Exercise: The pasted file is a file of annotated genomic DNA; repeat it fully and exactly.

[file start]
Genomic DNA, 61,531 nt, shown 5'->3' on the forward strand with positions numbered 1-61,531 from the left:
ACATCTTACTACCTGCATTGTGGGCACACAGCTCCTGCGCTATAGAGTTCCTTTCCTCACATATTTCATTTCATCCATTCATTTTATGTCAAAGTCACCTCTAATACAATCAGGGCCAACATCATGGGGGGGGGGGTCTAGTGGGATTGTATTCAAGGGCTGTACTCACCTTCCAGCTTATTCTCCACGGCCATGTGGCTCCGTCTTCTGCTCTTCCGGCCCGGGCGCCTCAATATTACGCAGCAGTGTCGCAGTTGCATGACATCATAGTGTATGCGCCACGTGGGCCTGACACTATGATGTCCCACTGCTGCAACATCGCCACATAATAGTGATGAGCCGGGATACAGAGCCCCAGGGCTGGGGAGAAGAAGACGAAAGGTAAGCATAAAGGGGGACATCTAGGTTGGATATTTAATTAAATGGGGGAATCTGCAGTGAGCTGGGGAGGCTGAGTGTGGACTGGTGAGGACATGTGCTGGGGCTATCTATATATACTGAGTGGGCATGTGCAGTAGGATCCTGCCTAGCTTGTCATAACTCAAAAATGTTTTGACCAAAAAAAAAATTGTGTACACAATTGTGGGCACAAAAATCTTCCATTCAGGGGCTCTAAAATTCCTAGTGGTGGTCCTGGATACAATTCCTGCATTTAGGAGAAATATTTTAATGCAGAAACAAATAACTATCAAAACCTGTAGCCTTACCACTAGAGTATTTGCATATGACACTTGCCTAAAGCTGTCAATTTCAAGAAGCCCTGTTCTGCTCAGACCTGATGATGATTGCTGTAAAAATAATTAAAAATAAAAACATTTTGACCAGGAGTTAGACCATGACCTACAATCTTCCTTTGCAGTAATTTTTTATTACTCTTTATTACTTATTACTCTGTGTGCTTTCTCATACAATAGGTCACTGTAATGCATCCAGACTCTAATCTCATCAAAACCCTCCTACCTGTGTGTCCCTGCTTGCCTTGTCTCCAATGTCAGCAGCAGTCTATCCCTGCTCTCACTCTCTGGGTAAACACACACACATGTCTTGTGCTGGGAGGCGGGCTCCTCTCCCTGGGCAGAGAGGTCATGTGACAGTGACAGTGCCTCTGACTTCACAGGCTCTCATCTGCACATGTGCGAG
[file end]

Genomic DNA, 61,531 nt, shown 5'->3' on the forward strand with positions numbered 1-61,531 from the left:
ACATCTTACTACCTGCATTGTGGGCACACAGCTCCTGCGCTATAGAGTTCCTTTCCTCACATATTTCATTTCATCCATTCATTTTATGTCAAAGTCACCTCTAATACAATCAGGGCCAACATCATGGGGGGGGGGGTCTAGTGGGATTGTATTCAAGGGCTGTACTCACCTTCCAGCTTATTCTCCACGGCCATGTGGCTCCGTCTTCTGCTCTTCCGGCCCGGGCGCCTCAATATTACGCAGCAGTGTCGCAGTTGCATGACATCATAGTGTATGCGCCACGTGGGCCTGACACTATGATGTCCCACTGCTGCAACATCGCCACATAATAGTGATGAGCCGGGATACAGAGCCCCAGGGCTGGGGAGAAGAAGACGAAAGGTAAGCATAAAGGGGGACATCTAGGTTGGATATTTAATTAAATGGGGGAATCTGCAGTGAGCTGGGGAGGCTGAGTGTGGACTGGTGAGGACATGTGCTGGGGCTATCTATATATACTGAGTGGGCATGTGCAGTAGGATCCTGCCTAGCTTGTCATAACTCAAAAATGTTTTGACCAAAAAAAAAATTGTGTACACAATTGTGGGCACAAAAATCTTCCATTCAGGGGCTCTAAAATTCCTAGTGGTGGTCCTGGATACAATTCCTGCATTTAGGAGAAATATTTTAATGCAGAAACAAATAACTATCAAAACCTGTAGCCTTACCACTAGAGTATTTGCATATGACACTTGCCTAAAGCTGTCAATTTCAAGAAGCCCTGTTCTGCTCAGACCTGATGATGATTGCTGTAAAAATAATTAAAAATAAAAACATTTTGACCAGGAGTTAGACCATGACCTACAATCTTCCTTTGCAGTAATTTTTTATTACTCTTTATTACTTATTACTCTGTGTGCTTTCTCATACAATAGGTCACTGTAATGCATCCAGACTCTAATCTCATCAAAACCCTCCTACCTGTGTGTCCCTGCTTGCCTTGTCTCCAATGTCAGCAGCAGTCTATCCCTGCTCTCACTCTCTGGGTAAACACACACACATGTCTTGTGCTGGGAGGCGGGCTCCTCTCCCTGGGCAGAGAGGTCATGTGACAGTGACAGTGCCTCTGACTTCACAGGCTCTCATCTGCACATGTGCGAG